The days of cutting prices by half are over, according to David King, of Hamptons International. But this is only because sellers have taken their courage in both hands and done the pruning themselves. Now all it needs is buyers to take advantage of the cuts.
'But at least we are getting people on to inspection flights, and that's a good sign,' says Mr King.
Developers led the way by slashing up to 40 per cent off prices on the Costa del Sol, perhaps the most popular British playground, says Steve Emmett, of the overseas specialists Brian A. French.
He has hard evidence that this is finally paying off. Half the 14 apartments in a scheme near Mijas were snapped up by UK buyers until the recession struck and the rest sat empty for three years. But they have all gone for between pounds 60,000 and pounds 100,000 in the last six months.
Myriam Benisty did not have a single British name on her list of buyers for the Marina Puente Romano until a year ago. Now there are more than half-a-dozen in the plush Marbella complex, and two or three more hopefuls turn up each day. That is not because of any panic measures, however, as prices were kept in a range between pounds 153,000 and pounds 558,000 for two and three-bed apartments and penthouses. Revived interest springs from economic revival in the UK and local environmental improvements. 'The Costa del Sol has had a bad few years. It was overbuilt, overpriced and the coast road was a death-trap,' she says. Now that has been cured.
Elsewhere, however, more confidence in the UK economy is the prime factor drawing potential buyers. Mr Emmett picks out areas like Portugal's Algarve coast as the centre of attention. Prices here never ran completely out of control, particularly away from the coast, so there was less need for cuts.
'We have four-bed traditional farmhouses in a quarter-acre of land inland for pounds 20,000,' he says. A more spacious villa with a pool averages around pounds 120,000, although on the more expensive western side of Faro, Hamptons has a glorious two- storey villa in the Monchique for pounds 480,000 and another with two pools and five bedrooms for pounds 875,000 near Portimao.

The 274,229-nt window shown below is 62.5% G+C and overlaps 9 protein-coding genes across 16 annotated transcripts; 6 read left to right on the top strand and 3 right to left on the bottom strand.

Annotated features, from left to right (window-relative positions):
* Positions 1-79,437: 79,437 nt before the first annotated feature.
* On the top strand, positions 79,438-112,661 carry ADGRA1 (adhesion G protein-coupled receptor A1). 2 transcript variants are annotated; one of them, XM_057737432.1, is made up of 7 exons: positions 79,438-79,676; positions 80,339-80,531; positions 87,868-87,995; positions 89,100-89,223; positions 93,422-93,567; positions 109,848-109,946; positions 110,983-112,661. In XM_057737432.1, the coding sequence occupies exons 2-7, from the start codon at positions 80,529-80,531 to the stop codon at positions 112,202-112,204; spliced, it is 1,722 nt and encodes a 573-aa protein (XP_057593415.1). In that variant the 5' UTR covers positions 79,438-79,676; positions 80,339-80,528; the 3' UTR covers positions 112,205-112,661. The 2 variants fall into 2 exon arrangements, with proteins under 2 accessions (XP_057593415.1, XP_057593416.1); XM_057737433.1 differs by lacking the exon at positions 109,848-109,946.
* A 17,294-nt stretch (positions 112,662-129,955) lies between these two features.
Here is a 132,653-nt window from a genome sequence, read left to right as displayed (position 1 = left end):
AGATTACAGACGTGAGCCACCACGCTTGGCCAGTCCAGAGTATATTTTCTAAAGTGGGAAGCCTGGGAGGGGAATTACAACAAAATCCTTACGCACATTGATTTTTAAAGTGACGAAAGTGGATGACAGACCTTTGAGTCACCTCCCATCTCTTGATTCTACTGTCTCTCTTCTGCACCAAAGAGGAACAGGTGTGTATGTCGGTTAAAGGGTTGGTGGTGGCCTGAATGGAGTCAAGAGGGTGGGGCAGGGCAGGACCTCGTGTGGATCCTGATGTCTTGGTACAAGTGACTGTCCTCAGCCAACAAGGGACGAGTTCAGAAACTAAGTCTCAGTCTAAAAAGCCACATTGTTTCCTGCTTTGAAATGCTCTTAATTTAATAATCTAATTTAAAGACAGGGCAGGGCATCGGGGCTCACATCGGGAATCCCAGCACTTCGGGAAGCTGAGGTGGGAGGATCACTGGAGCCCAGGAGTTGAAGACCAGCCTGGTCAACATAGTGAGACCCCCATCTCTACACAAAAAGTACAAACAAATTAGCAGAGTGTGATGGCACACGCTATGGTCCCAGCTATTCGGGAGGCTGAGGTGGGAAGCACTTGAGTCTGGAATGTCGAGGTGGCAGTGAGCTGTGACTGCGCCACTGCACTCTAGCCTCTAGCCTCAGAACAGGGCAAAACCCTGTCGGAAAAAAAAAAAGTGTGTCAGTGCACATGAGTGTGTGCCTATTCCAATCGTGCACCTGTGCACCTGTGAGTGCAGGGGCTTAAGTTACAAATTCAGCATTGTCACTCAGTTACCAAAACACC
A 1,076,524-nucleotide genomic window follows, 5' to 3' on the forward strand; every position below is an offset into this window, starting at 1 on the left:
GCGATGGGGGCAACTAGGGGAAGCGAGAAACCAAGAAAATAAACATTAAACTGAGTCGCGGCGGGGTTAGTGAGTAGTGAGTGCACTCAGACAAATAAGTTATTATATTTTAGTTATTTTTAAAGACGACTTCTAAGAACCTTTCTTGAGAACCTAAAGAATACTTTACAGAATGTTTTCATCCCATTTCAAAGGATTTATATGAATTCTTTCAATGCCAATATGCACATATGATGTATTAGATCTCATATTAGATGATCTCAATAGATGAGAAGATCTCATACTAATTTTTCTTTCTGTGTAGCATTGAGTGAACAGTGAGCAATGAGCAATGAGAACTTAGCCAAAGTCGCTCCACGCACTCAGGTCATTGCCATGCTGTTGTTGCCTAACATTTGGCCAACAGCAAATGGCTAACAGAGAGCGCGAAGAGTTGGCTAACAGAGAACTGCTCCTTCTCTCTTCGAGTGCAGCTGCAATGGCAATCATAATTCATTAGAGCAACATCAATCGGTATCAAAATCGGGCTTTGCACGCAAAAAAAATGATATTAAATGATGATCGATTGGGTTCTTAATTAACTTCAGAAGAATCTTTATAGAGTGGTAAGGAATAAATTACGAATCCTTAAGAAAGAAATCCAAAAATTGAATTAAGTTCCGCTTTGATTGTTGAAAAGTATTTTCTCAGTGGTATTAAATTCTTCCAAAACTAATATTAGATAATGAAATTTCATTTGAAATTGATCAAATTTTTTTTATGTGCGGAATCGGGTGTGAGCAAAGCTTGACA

Prices in Italy held surprisingly steady through the years of UK recession when buying dried up. The general election result is raising a few uncertainties, but Italy is used to political earthquakes, which it has always survived. In fact, the lira strengthened after a vote which could put power in the hands of complete novices, although it would have to rise much further to erode price advantages over parts of the western Mediterranean.
Tuscany is still the most expensive region in Italy, mainly because it is the most established target for UK buyers. Restored farmhouses can cost around pounds 100,000 and unconverted property is hard to fund. But there is still the odd bargain if you look hard enough. Mr Emmett points to three houses near Fabriann priced at pounds 14,500.
Umbria had a hoard of cheaper property before the recession but as buyers look further afield this region is threatening to become another Tuscany. On the border between the two areas near Lake Trasimeno, however, Mr Emmett has just sold a two-bed village house for pounds 18,300 and has a three-storey version nearby for pounds 23,000.
All these prices must be considered in the light of extra conversion costs - a point that sometimes slips the mind of UK buyers, particularly when they fall in love with rural France. 'It is courting disaster to go in with the idea of doing up a farmhouse and selling at a profit,' says Mr King. The best approach is merely to try to recover your costs.
'In any case, other people may not like your conversion. Buyers from other countries will certainly have their own fashions, and these may not match British designs.'
Many buyers found this to their cost, struggling to get their money back home during the recession. Now the UK economy has stabilised but the French are still suffering, which means prices are 20 per cent down on their peak. In many cases this wipes out the disadvantages of sterling devaluation since the EMS debacle.
French specialist Alistair Williamson recommends looking at the Vaunage, north of Nimes and Montpelier, for up-market village homes between pounds 140,000 and pounds 170,000. Down the scale, at Mirepoix, in the Pyrenees foothills, a renovated village house goes for around pounds 45,000.
Frank Rutherford favours the Tarn, east of Toulouse, where a similar outlay nets a three-bed farmhouse in an acre of land.
Contacts: Brian A. French 071 284 0114/0423 867047; Marina Puente Romano 081 754 8696; Hamptons 071 493 8222.
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